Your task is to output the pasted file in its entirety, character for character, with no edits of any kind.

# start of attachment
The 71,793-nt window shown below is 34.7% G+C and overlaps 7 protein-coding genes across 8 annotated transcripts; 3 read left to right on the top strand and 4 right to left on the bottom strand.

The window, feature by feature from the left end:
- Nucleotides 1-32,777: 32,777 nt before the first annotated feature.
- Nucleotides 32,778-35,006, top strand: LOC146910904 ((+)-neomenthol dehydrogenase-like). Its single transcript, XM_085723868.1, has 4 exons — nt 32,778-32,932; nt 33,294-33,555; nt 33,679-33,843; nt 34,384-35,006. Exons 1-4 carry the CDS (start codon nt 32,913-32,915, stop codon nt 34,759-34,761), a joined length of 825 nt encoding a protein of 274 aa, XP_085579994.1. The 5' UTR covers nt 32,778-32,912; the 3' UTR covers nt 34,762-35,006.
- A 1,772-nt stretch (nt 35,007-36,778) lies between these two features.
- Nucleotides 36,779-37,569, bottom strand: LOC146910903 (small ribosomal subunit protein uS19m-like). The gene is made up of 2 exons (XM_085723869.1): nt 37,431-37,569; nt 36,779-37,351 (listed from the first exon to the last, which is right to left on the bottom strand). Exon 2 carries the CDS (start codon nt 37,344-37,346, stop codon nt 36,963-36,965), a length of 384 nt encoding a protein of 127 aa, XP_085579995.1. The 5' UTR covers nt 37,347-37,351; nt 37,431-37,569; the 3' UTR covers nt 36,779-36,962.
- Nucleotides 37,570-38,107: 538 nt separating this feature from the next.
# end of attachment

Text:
The 71,793-nt window shown below is 34.7% G+C and overlaps 7 protein-coding genes across 8 annotated transcripts; 3 read left to right on the top strand and 4 right to left on the bottom strand.

The window, feature by feature from the left end:
- Nucleotides 1-32,777: 32,777 nt before the first annotated feature.
- Nucleotides 32,778-35,006, top strand: LOC146910904 ((+)-neomenthol dehydrogenase-like). Its single transcript, XM_085723868.1, has 4 exons — nt 32,778-32,932; nt 33,294-33,555; nt 33,679-33,843; nt 34,384-35,006. Exons 1-4 carry the CDS (start codon nt 32,913-32,915, stop codon nt 34,759-34,761), a joined length of 825 nt encoding a protein of 274 aa, XP_085579994.1. The 5' UTR covers nt 32,778-32,912; the 3' UTR covers nt 34,762-35,006.
- A 1,772-nt stretch (nt 35,007-36,778) lies between these two features.
- Nucleotides 36,779-37,569, bottom strand: LOC146910903 (small ribosomal subunit protein uS19m-like). The gene is made up of 2 exons (XM_085723869.1): nt 37,431-37,569; nt 36,779-37,351 (listed from the first exon to the last, which is right to left on the bottom strand). Exon 2 carries the CDS (start codon nt 37,344-37,346, stop codon nt 36,963-36,965), a length of 384 nt encoding a protein of 127 aa, XP_085579995.1. The 5' UTR covers nt 37,347-37,351; nt 37,431-37,569; the 3' UTR covers nt 36,779-36,962.
- Nucleotides 37,570-38,107: 538 nt separating this feature from the next.